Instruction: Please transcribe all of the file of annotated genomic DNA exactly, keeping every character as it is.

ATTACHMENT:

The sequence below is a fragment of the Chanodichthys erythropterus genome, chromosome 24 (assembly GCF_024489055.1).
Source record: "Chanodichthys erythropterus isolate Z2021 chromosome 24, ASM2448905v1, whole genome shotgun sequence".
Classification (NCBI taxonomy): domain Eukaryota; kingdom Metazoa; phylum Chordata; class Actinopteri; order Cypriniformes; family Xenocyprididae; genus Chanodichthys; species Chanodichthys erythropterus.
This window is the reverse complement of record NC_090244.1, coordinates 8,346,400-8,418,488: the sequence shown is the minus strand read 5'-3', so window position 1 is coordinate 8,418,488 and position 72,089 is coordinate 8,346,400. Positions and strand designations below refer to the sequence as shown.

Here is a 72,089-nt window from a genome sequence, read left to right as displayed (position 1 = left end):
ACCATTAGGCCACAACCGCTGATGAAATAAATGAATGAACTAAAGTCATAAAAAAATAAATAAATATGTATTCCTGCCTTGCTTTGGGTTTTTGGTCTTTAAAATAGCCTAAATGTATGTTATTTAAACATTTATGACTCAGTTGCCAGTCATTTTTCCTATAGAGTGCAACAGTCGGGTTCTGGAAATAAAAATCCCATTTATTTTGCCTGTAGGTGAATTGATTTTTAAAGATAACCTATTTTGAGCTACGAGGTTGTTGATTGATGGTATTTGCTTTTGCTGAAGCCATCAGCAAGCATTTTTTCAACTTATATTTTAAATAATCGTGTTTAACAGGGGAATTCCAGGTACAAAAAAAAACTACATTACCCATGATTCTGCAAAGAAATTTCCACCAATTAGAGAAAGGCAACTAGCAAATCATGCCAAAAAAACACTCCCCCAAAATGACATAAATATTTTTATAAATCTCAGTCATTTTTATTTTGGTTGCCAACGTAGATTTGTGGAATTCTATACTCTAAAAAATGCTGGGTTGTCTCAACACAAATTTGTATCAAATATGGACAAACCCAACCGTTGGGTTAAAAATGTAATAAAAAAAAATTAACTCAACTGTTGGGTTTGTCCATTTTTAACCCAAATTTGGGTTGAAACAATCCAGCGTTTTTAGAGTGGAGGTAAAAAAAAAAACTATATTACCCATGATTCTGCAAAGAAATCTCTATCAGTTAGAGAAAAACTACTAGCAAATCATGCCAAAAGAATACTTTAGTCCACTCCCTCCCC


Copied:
The sequence below is a fragment of the Chanodichthys erythropterus genome, chromosome 24 (assembly GCF_024489055.1).
Source record: "Chanodichthys erythropterus isolate Z2021 chromosome 24, ASM2448905v1, whole genome shotgun sequence".
Classification (NCBI taxonomy): domain Eukaryota; kingdom Metazoa; phylum Chordata; class Actinopteri; order Cypriniformes; family Xenocyprididae; genus Chanodichthys; species Chanodichthys erythropterus.
This window is the reverse complement of record NC_090244.1, coordinates 8,346,400-8,418,488: the sequence shown is the minus strand read 5'-3', so window position 1 is coordinate 8,418,488 and position 72,089 is coordinate 8,346,400. Positions and strand designations below refer to the sequence as shown.

Here is a 72,089-nt window from a genome sequence, read left to right as displayed (position 1 = left end):
ACCATTAGGCCACAACCGCTGATGAAATAAATGAATGAACTAAAGTCATAAAAAAATAAATAAATATGTATTCCTGCCTTGCTTTGGGTTTTTGGTCTTTAAAATAGCCTAAATGTATGTTATTTAAACATTTATGACTCAGTTGCCAGTCATTTTTCCTATAGAGTGCAACAGTCGGGTTCTGGAAATAAAAATCCCATTTATTTTGCCTGTAGGTGAATTGATTTTTAAAGATAACCTATTTTGAGCTACGAGGTTGTTGATTGATGGTATTTGCTTTTGCTGAAGCCATCAGCAAGCATTTTTTCAACTTATATTTTAAATAATCGTGTTTAACAGGGGAATTCCAGGTACAAAAAAAAACTACATTACCCATGATTCTGCAAAGAAATTTCCACCAATTAGAGAAAGGCAACTAGCAAATCATGCCAAAAAAACACTCCCCCAAAATGACATAAATATTTTTATAAATCTCAGTCATTTTTATTTTGGTTGCCAACGTAGATTTGTGGAATTCTATACTCTAAAAAATGCTGGGTTGTCTCAACACAAATTTGTATCAAATATGGACAAACCCAACCGTTGGGTTAAAAATGTAATAAAAAAAAATTAACTCAACTGTTGGGTTTGTCCATTTTTAACCCAAATTTGGGTTGAAACAATCCAGCGTTTTTAGAGTGGAGGTAAAAAAAAAAACTATATTACCCATGATTCTGCAAAGAAATCTCTATCAGTTAGAGAAAAACTACTAGCAAATCATGCCAAAAGAATACTTTAGTCCACTCCCTCCCC